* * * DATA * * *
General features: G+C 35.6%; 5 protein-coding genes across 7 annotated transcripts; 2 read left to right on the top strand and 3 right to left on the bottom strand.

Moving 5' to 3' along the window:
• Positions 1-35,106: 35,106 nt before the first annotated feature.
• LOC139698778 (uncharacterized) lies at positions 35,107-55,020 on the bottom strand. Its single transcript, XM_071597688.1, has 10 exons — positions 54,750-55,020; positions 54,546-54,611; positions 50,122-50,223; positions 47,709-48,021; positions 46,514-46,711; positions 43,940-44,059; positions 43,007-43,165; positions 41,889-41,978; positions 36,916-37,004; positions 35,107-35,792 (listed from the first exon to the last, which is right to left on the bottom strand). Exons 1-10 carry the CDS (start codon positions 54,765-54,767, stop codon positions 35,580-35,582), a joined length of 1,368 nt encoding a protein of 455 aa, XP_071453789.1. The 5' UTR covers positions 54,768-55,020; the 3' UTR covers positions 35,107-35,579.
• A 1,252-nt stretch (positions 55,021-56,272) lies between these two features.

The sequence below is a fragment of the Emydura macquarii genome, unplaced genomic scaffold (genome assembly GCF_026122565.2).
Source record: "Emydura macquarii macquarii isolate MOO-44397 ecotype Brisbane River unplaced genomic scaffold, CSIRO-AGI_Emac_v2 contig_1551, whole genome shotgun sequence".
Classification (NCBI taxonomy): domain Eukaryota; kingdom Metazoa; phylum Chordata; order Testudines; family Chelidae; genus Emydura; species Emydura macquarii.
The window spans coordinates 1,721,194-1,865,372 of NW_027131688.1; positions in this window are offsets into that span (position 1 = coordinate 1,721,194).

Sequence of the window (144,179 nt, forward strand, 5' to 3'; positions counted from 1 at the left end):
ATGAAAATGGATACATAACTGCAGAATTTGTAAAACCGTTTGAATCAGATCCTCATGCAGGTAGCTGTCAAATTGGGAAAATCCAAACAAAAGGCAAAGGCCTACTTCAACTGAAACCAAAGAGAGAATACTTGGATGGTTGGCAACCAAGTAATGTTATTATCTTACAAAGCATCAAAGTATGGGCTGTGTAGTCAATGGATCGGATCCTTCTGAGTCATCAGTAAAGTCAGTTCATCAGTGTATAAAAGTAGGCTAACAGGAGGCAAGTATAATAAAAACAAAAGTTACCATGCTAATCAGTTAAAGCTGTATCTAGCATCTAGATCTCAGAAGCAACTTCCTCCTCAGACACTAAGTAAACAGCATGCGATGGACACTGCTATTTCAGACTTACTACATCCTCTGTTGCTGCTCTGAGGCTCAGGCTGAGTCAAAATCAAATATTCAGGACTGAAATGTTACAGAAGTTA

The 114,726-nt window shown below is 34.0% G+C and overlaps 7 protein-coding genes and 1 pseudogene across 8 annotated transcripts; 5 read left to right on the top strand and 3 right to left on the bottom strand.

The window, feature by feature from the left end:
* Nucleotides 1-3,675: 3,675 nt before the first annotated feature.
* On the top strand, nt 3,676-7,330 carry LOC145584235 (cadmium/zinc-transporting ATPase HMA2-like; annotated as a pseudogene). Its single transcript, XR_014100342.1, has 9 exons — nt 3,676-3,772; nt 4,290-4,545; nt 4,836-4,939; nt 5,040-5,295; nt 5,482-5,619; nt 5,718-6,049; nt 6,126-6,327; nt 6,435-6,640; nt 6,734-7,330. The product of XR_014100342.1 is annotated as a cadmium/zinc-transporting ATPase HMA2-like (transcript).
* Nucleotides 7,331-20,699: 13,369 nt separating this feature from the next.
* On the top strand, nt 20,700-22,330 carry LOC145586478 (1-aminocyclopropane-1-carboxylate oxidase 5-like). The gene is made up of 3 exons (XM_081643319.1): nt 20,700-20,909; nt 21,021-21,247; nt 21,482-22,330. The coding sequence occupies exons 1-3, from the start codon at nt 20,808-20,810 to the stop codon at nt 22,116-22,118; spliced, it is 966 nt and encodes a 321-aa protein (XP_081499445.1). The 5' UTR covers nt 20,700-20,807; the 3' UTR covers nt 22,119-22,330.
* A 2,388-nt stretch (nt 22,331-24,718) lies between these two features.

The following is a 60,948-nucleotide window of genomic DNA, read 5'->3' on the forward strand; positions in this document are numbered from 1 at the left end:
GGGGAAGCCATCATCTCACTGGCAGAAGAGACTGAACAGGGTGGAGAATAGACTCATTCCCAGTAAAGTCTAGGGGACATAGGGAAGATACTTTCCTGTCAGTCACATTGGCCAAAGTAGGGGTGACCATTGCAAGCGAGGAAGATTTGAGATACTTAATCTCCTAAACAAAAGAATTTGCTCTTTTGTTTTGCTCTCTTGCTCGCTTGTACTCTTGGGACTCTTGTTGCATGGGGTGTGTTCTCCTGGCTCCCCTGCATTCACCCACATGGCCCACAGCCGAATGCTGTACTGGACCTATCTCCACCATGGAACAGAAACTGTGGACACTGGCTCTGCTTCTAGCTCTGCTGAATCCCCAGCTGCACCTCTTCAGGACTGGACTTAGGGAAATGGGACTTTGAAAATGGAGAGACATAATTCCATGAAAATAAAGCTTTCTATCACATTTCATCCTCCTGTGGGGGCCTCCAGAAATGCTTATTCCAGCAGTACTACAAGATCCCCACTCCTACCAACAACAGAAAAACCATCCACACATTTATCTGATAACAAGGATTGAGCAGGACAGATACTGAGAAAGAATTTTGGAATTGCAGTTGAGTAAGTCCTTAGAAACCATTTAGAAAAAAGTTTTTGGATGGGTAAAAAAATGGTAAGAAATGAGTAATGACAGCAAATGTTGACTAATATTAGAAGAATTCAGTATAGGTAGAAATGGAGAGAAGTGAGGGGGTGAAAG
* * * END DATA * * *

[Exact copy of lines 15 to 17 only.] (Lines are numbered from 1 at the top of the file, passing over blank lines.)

* On the top strand, nt 3,676-7,330 carry LOC145584235 (cadmium/zinc-transporting ATPase HMA2-like; annotated as a pseudogene). Its single transcript, XR_014100342.1, has 9 exons — nt 3,676-3,772; nt 4,290-4,545; nt 4,836-4,939; nt 5,040-5,295; nt 5,482-5,619; nt 5,718-6,049; nt 6,126-6,327; nt 6,435-6,640; nt 6,734-7,330. The product of XR_014100342.1 is annotated as a cadmium/zinc-transporting ATPase HMA2-like (transcript).
* Nucleotides 7,331-20,699: 13,369 nt separating this feature from the next.
* On the top strand, nt 20,700-22,330 carry LOC145586478 (1-aminocyclopropane-1-carboxylate oxidase 5-like). The gene is made up of 3 exons (XM_081643319.1): nt 20,700-20,909; nt 21,021-21,247; nt 21,482-22,330. The coding sequence occupies exons 1-3, from the start codon at nt 20,808-20,810 to the stop codon at nt 22,116-22,118; spliced, it is 966 nt and encodes a 321-aa protein (XP_081499445.1). The 5' UTR covers nt 20,700-20,807; the 3' UTR covers nt 22,119-22,330.